THAT NIGHT WE DIED (well, one of us)

Reading a book review in this Sunday’s New York Times (Jane Smiley on Ronald Frame’s Havisham), I was struck by the thought that I had almost killed my mother. What is compelling about the thought, for me, is not the expected; after all, I’m not talking about homicide. No, it’s the reversal. You see, I was born dead in a Catholic hospital. That’s the way I’ve always understood the story.

Her pregnancy had not been a particularly difficult one physically, but my mother had had a hard time emotionally over the nine months. She and my father had been married for two years before she became pregnant, unusual for young couples at the tail-end of the Depression. She had, by her account, enjoyed those two years; they were an attractive couple and had a good time going to dances and bars. (One night, three years before they were married, they had gone to a dance marathon over in Bossier City and found themselves sitting in the same bleacher seats around the dance floor with Clyde Barrow and Bonnie Parker. Later that night, Barrow and Parker were shot to death on a country road by deputies. My father told me he recognized Barrow because one of Barrow’s gang was the son of a friend of my grandfather and they would come by the house late at night to buy the bootleg hooch my grandfather made.)

My mother was what we might today call a narcissistic personality. She not only enjoyed being at the center of things, she was, as far as her sense of responsibility to the world around her was concerned, the center of things. Going from favored youngest daughter  to adored wife was just fine for her (although she didn’t enjoy having been upstaged by the baby brother that came along ten years into her reign, thirty-five years after my grandmother had given birth to her first child). Her own baby business was another matter and the build-up to my appearance was fraught with depression and anger. Physically, matters were complicated by a thyroid deficiency which added to her weight gain, no small problem for a vain girl just turned twenty, and a car accident in her eighth month scared both her and my dad.

But the real problem was the physical reality of me. Somehow, I got caught in the canal and my shoulder was misaligned. Even more dire was the fact that I had an unusually large head. That night hours went by and I am sure we both suffered a great deal. Finally, forceps were used with only one thought, to get me out in whatever condition. And they did. The forceps tore a long gash from my chin to my forehead on the right side, ripping through my mouth, my cheek, my eyebrow and into my skull. A similar path, somewhat smaller, was traced on the back of my head. My left shoulder was twisted toward my chest. And I was dead. The surgical nurse put my body in a basin and returned to the operating table. The problem was to stop my mother from bleeding to death or dying of shock.

At that moment, one of the nursing supervisors came in. She had heard there were problems. “The child is dead,” said the doctor. “We’re trying to save the mother.” The priorities here are important, I think. This was 73 years ago in a Catholic hospital. Policy was then, as perhaps now in some places similar, to concentrate on saving the life of the child, even at the cost of the mother’s life. Only when I was pronounced dead could attention be redirected toward my mother….well, I suppose at that point she wasn’t my mother because there was no “me” in specific terms.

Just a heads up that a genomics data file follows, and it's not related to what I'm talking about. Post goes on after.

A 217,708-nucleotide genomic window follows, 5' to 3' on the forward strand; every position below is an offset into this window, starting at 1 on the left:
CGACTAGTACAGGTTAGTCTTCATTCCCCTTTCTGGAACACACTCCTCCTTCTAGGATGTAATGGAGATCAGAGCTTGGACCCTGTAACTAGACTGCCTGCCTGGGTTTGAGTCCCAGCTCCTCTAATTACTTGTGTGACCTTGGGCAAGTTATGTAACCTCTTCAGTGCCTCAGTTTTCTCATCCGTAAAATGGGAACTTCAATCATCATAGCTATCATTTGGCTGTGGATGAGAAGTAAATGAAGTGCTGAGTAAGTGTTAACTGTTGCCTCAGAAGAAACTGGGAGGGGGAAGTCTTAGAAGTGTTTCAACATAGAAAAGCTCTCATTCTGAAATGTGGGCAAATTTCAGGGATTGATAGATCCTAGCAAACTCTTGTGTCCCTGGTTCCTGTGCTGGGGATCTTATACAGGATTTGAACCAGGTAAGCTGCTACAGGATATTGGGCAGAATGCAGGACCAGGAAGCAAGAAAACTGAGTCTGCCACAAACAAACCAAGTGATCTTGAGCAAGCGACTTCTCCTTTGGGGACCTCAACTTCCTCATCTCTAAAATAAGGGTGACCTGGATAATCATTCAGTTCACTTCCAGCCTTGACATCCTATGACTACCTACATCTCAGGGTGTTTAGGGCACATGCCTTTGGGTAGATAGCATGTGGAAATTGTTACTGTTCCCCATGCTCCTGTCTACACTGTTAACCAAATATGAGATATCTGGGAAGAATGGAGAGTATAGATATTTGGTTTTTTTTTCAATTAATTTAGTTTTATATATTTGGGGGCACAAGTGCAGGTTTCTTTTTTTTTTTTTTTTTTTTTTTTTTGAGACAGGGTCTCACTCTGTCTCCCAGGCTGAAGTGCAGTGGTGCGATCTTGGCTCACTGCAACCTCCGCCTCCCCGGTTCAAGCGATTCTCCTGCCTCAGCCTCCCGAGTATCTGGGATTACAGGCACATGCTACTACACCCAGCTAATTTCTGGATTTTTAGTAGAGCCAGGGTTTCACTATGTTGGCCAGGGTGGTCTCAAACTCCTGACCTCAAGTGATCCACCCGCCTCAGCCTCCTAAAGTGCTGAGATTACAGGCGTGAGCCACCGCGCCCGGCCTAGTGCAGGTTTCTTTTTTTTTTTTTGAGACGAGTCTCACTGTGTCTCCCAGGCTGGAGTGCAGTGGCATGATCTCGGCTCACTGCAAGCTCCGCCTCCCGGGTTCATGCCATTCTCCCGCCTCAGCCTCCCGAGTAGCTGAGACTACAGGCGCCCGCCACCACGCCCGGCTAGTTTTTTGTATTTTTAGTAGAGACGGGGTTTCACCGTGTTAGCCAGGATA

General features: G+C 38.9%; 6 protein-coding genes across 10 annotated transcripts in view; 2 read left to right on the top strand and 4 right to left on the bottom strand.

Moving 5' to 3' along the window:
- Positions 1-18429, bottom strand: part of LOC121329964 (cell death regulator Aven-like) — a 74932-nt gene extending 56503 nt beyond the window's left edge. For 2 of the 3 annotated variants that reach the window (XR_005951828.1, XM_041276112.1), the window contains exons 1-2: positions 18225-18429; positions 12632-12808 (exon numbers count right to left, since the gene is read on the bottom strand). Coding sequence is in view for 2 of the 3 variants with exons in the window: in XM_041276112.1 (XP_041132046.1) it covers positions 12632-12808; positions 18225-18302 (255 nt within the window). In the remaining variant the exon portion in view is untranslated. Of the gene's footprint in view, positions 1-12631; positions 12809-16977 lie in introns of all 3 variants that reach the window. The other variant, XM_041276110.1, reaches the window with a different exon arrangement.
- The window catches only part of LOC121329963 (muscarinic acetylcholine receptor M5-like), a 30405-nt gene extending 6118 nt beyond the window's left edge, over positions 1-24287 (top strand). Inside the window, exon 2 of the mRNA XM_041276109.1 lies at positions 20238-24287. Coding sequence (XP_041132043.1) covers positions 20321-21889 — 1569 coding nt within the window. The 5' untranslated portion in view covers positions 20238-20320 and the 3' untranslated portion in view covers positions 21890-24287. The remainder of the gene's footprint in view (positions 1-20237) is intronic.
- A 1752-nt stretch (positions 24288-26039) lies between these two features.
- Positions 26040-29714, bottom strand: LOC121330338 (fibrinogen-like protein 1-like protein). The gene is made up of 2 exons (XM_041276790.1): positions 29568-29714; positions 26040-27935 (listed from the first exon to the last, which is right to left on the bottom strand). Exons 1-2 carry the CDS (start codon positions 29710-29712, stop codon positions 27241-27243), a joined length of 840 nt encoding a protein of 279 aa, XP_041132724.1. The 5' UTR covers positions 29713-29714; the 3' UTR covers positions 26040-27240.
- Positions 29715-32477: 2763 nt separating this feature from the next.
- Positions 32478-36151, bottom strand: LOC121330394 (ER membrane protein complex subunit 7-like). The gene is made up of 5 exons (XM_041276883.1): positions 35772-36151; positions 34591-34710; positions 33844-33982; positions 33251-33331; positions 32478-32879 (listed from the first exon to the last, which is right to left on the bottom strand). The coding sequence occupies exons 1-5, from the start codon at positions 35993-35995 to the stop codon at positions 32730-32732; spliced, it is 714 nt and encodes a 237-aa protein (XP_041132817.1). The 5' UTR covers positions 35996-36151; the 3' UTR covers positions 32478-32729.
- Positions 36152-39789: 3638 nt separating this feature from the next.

I don’t know what was done to save her, but it was done. I was, for the moment, a footnote. But the nursing sister picked up the basin with me in it and walked out of the operating room to an adjacent one. There she slapped me around, breathed into my lungs, massaged my chest, and I came alive. The rest, as they say, is history.

But I’m intrigued by the possibilities for writing history that escaped us all that night. What if I had stayed dead and my mother had survived? Would she have eventually had a child? She never had another after me. And if she had died and I had lived? How would my father have coped with the loss and the responsibility? Who would have loved him, raised me? What if we both had died? What would he have done? Where would he have gone? It strikes me, for example, that without a wife and child he would have been moved up in the draft and instead of going off in 1945, arriving off the shore of Japan to await the invasion only to witness the cataclysms that were Hiroshima and Nagasaki, he might have died himself at Normandy or in the Ardennes. And me, what about me, the one who died and came back to life? I’ve been pretty ok most of my life. I’m considered smart by some. But what about all those minutes (how many?) of no oxygen? How many brain cells did I lose? Would I have been brilliant? What did I forfeit? Or, maybe, the effect is the reverse. What if I am only as smart as I can manage to be because of some rearrangement of my brain cells that early morning of December 28, 1940, some synaptic reshuffling so I could play with a full deck, some lucky roll of the dice that came up seven, for the moment?

I’m not sure she ever forgave me for almost killing her, my mother. Then again, I’m not sure she ever forgave me for surviving. I think there is nothing a narcissist hates more that sharing the universe. But such thoughts might be unfair to her. “Hate” is probably too strong a word for what I think she felt over the years. I, and my father, were just obstacles in her daily struggle to reveal herself to the world, to have it pay attention. To her, adoration was a zero-sum game.


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